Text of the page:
Animal Life is the ultimate armchair expedition for wildlife enthusiasts. Compiled in association with the American Museum of Natural History and captured by some of the world's best wildlife photographers, this coffee – table safari is full of action – packed close encounters with some of the world's most exotic and familiar species. Broken into three massive sections – the Animal Kingdom, Animal Anatomy and Animal Behavior – the book uses the most distinctive or spectacular examples to illustrate every aspect of life in the wild, from birth and development, sexual rivalry and raising young, play and learning, and society and intelligence to predation, scavenging, hunting, camouflage and deception. Unforgettable pictures include a brown trout leaping out of a stream, mouth gaping, to eat a damselfly, a flock of oxpeckers sucking blood from the back and ears of an African buffalo, giraffe in combat and a short account of how the Marsh Warbler learns its song. But nature can be harsh as well, graphically illustrated by a mother cheetah bringing back small or injured prey for her babies to practice the kill, and a grey heron stepping on the head of a flock mate before dining on its flesh.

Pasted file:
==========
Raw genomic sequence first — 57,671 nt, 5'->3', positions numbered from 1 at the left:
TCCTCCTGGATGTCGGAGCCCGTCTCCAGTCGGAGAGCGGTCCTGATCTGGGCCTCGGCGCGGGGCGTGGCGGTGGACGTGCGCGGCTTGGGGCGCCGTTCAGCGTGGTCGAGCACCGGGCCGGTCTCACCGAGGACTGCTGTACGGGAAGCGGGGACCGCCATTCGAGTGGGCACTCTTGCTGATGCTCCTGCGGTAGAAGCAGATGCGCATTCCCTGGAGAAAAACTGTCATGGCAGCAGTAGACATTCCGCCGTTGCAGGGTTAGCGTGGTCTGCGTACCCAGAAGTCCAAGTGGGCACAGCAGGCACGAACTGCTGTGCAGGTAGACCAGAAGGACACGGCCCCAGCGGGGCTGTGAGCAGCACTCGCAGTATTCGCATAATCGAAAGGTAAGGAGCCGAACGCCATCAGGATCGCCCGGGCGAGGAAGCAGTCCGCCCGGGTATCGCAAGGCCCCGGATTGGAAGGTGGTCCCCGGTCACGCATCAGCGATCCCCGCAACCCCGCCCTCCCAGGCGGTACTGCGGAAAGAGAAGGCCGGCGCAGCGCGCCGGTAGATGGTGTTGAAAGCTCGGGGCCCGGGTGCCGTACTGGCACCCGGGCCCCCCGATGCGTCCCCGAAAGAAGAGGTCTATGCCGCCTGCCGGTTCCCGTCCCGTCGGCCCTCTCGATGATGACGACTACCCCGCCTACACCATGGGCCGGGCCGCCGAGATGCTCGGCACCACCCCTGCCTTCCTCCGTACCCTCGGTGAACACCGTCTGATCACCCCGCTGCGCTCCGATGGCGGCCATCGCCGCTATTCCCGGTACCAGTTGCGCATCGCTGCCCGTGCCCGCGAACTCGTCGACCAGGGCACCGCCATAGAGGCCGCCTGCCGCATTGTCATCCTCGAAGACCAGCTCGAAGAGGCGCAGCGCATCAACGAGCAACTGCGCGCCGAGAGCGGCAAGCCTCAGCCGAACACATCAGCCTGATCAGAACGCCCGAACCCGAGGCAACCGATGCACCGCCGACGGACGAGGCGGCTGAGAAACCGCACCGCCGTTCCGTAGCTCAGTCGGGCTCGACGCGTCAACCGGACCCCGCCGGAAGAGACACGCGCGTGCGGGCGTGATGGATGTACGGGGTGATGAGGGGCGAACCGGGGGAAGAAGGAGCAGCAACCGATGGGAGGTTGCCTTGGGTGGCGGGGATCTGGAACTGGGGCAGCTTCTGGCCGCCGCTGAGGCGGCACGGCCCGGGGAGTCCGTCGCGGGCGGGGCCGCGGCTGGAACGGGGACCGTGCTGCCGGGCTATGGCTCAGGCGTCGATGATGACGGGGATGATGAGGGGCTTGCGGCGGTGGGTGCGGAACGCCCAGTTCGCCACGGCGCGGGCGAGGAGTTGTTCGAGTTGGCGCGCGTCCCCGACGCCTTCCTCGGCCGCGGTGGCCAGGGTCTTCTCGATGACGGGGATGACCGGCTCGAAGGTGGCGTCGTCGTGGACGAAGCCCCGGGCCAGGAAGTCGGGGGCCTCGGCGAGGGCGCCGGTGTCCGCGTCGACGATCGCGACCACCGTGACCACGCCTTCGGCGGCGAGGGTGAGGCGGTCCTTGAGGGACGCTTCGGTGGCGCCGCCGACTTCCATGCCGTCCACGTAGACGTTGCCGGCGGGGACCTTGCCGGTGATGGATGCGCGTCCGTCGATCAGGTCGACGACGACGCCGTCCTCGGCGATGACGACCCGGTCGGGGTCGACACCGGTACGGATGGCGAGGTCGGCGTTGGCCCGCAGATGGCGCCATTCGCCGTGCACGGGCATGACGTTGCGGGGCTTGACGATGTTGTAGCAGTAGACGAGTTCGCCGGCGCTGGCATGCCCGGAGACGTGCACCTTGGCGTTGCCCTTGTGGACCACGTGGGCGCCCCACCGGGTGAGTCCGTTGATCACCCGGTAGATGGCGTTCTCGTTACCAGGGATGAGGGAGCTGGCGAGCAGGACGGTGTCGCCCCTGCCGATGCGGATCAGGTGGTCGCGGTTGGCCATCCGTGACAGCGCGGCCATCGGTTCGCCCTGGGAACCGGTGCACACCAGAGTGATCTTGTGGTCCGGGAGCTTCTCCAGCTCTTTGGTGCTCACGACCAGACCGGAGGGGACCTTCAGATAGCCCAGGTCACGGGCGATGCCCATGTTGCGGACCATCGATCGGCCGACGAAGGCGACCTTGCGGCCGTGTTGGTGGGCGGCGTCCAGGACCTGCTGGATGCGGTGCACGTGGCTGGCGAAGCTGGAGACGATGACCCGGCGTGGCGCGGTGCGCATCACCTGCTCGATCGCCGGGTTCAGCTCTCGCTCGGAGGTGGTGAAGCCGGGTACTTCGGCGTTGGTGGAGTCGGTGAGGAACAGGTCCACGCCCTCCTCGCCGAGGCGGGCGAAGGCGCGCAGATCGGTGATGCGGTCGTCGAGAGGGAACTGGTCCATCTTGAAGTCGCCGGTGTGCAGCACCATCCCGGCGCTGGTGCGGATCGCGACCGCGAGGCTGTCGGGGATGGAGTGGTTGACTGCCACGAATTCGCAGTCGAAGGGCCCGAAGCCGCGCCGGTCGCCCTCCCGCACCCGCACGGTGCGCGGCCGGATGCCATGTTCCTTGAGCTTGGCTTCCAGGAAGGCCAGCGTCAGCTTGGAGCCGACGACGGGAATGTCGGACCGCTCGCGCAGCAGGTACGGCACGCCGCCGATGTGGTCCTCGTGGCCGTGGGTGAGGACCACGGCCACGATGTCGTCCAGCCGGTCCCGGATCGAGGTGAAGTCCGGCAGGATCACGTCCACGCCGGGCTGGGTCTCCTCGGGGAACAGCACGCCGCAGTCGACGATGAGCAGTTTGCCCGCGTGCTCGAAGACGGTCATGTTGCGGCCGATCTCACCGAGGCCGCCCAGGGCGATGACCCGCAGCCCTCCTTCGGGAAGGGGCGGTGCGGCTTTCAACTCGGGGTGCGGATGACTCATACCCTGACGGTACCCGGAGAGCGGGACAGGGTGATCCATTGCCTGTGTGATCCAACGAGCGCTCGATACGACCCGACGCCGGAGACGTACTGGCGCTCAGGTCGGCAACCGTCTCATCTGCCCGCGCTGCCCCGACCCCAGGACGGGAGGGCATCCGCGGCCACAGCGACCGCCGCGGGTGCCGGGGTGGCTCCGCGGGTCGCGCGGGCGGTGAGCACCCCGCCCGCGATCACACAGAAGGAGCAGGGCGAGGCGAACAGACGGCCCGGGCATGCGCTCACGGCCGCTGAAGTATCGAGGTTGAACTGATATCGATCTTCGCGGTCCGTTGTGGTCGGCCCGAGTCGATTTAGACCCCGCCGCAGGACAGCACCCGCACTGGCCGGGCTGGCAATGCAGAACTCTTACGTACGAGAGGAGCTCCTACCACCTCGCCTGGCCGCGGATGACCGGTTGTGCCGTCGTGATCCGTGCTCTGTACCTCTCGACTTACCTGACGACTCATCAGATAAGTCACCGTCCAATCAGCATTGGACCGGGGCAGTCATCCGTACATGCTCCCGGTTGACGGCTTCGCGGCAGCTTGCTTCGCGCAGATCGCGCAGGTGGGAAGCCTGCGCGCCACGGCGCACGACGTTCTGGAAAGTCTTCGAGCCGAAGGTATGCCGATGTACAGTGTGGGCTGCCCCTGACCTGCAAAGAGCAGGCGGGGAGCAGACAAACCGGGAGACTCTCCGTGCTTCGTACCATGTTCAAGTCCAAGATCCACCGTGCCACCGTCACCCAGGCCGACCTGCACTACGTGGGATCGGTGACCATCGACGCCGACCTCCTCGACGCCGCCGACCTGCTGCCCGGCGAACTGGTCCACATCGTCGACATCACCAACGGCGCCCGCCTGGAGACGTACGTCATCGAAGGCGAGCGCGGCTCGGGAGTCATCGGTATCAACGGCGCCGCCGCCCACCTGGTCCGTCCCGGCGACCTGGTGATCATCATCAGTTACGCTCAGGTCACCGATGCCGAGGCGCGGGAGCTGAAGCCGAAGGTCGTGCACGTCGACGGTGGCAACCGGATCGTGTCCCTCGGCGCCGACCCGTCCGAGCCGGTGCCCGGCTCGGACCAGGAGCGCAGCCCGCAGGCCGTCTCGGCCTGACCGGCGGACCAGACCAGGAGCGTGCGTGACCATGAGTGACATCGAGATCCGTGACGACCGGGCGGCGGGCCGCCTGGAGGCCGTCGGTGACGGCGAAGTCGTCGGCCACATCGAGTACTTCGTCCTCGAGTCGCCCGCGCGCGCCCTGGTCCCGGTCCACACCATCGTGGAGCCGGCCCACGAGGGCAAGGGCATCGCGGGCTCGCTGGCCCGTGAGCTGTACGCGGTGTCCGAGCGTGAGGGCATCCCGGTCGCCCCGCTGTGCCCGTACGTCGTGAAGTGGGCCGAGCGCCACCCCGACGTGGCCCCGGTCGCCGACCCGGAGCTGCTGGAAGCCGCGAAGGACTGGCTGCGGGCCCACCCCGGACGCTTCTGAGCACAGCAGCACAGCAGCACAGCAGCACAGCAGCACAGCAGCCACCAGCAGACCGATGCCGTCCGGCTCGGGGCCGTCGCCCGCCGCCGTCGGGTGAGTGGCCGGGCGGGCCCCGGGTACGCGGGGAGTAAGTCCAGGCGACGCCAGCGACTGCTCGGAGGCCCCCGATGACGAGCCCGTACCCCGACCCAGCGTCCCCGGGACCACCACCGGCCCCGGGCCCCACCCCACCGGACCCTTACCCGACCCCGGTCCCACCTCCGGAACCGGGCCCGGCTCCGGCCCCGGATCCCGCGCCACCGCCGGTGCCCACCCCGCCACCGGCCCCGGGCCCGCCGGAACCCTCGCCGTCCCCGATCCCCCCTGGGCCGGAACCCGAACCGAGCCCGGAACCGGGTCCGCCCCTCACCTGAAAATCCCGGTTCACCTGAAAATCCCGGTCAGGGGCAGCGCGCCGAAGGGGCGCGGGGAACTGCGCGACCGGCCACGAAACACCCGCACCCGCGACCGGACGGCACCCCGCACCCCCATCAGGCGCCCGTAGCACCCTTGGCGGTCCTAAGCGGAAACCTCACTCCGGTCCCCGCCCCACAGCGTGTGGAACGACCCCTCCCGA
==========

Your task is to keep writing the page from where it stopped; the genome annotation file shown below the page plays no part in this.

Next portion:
For the birds
A mouse-devouring predator with an injured wing makes a strange but fascinating soul mate in Wesley the Owl: The Remarkable Love Story of an Owl and His Girl. When Caltech biologist Stacey O'Brien is asked to adopt a four – day – old barn owlet by her research department, she is wary of raising an unreleasable wild animal in her living space. But the chance to observe bird behavior outside the lab intrigues the ethologist. "After all, theoretical scientists do not require a lab," she writes, "only a piece of paper, a pencil, and a fantastic brain." Quickly, O'Brien is killing the many live mice the bird needs to grow into a striking 18 – inch predator that flutters into her heart, her researcher's brain and every corner of her life. Wesley imprints on the scientist as he sleeps next to her in a box on a pillow, and matures to swoop with his talons and pounce on prey (O'Brien lifts one tiny foot to find a smashed spider). He fills her bathroom cupboards with strips of old magazines, calling her to them with a nesting cry. O'Brien has this remarkable feathered creature as her companion for nearly 20 years, through illness and other challenges, bonding girl and bird in a true love story that crossed species and confounded expectations. "He was my teacher," she writes, "my companion, my child, my playmate, my reminder of God."